“This thing is such a mess,” one neighbor wrote Sprawl Busters, “that I hardly know where to start.” Citizens in Forsyth, Georgia are battling not only a Wal-Mart supercenter, but city officials whose minds are made up and won’t let the facts stand in their way. This past week, the Forsyth City Council voted 4-1 to approve the rezoning of nine parcels of land for a Wal-Mart Supercenter — despite strong objections from neighbors. Residents say a superstore will dramatically change the character of their historic neighborhood, and cause property values to fall. Wal-Mart already has a smaller store in Forsyth right next to the proposed supercenter. They now want to build on 28 acres of land next to the Plantation Shopping Center — where Wal-Mart’s discount store is located. If the superstore opens, the discount store will be shut down, leaving the Plantation center without its main anchor store. The land Wal-Mart wants has residential zoning along a frontage strip, with commercial zoning behind it. Wal-Mart wants to see all the parcels entirely commercial. The city’s rezoning vote came just hours after the city ended a lawsuit brought against it by its own residents, admitting that it had made a mistake in rezoning the land. The lawsuit charged that city officials had adopted a new zoning ordinance without proper public notice. A Towaliga Judicial Circuit Chief Superior Court Judge was scheduled to make a preliminary ruling on the lawsuit, when the city Attorney admitted that the new ordinances, adopted June 6, were void, and that the city needed to advertise for another meeting and vote again. “We accept the fact that we advertised notice of the meeting only 14 days before the meeting, and by law it must be advertised for a minimum of 15 days,” the city said. But by admitting their wrong, the city was then free to go back to the old zoning code, and simply rezone the land for Wal-Mart. The Judge had suggested to the city council that they send the issue back to their Planning and Zoning board for a recommendation, but the council rushed the rezoning through again without seeking any planning recommendations. “I don’t know what their rush was,” the lawyer for the Forsyth couple who is suing the city told The Telegraph newspaper. “But this isn’t the end. We’ll consider our options and continue the effort to stop the project.” The residents said the city still was not following proper zoning standards and that more legal action to stop the rezoning could happen. The letter to Sprawl-Busters noted that newspaper accounts of this vote left out some crucial information. “This is an historic street of old homes on a beautiful tree lined street. What the article does not say is that the mayor owns the land which goes right down the middle of this parcel and lives in an old house on this land, which is part of the deal with Wal-Mart. He also owns a real estate company here. Wal-Mart has agreements with all of the owners already to purchase the land and some have even purchased other houses already. This is why the city council pushed this thing through against the advice of the judge and city attorney. Neighbors and others in the community have gotten enough money together to hire a lawyer but our city government seems so determined that they appear to be unstoppable and we are terrified.”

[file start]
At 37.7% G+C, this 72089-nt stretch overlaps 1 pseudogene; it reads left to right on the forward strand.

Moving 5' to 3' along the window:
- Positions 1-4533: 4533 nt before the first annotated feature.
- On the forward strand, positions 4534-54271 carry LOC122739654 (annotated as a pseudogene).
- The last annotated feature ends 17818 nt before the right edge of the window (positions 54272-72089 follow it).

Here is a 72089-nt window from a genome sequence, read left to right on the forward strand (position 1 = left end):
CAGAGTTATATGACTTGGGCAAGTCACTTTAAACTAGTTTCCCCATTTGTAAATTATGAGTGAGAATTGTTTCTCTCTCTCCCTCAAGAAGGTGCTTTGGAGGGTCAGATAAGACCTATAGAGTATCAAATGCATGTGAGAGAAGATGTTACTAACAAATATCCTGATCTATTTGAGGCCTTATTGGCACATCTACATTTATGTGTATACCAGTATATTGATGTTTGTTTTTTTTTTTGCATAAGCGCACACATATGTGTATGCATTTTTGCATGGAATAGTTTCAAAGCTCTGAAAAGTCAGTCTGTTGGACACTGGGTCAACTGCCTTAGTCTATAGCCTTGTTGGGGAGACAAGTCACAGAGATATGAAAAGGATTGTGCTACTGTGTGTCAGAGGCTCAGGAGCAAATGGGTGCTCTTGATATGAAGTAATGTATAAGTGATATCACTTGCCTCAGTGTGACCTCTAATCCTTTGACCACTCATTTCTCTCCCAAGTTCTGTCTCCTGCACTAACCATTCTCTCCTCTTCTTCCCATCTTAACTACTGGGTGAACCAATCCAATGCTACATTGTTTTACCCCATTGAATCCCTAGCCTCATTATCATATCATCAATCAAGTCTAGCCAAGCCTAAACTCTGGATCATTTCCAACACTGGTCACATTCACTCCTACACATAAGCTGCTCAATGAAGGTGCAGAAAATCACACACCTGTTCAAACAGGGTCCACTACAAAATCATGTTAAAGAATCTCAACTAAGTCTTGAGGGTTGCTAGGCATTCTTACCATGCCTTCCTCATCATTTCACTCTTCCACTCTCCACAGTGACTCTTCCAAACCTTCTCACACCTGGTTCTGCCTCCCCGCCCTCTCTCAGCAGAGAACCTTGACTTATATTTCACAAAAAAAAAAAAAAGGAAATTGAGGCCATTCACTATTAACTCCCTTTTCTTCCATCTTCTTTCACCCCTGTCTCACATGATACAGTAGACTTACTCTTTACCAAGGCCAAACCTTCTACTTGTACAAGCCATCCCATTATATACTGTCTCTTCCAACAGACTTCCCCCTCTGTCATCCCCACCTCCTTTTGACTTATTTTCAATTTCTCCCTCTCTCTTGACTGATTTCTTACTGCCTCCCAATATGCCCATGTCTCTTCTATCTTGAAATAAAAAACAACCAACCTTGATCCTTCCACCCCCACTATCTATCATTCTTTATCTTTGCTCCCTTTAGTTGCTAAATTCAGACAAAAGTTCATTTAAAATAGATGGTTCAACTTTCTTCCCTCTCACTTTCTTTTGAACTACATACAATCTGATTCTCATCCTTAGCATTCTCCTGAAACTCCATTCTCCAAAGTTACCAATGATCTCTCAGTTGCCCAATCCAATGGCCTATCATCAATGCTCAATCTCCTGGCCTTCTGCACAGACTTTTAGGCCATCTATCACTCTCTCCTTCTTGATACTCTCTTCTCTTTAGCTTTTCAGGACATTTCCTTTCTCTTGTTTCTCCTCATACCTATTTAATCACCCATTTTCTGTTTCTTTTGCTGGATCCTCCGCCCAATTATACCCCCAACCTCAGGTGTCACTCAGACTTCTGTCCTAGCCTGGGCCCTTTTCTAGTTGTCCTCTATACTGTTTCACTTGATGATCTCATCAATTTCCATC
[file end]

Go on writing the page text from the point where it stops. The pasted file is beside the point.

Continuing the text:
This proposed Wal-Mart supercenter adds no value to the Forsyth economy. In fact, it will leave the city with another empty Wal-Mart. Georgia already has 18 empty Wal-Marts, which the retailer euphemistically refers to as “dark stores.” Georgia doesn’t need more dead stores. The empty store list does not include the Forsyth store. Once the rezoning takes place, Wal-Mart then has to file a site plan, and go through the Good Old Boys Approval Process (GOBAP), and neighbors will have opportunities to challenge the process at that stage as well. But rezoning is the critical step, because without rezoning, this project cannot happen. These parcels were clearly designed for a mixed use of small retail and residential. The frontage was left for housing to keep a residential feeling to the area. The zoning intent was never to place large scale development to overpower the value of nearby residential land. Wal-Mart has bought the homeowners out, and left it in the hands of neighbors across the street to protect their historic neighborhood. The residents won round one in court, but the war is far from over.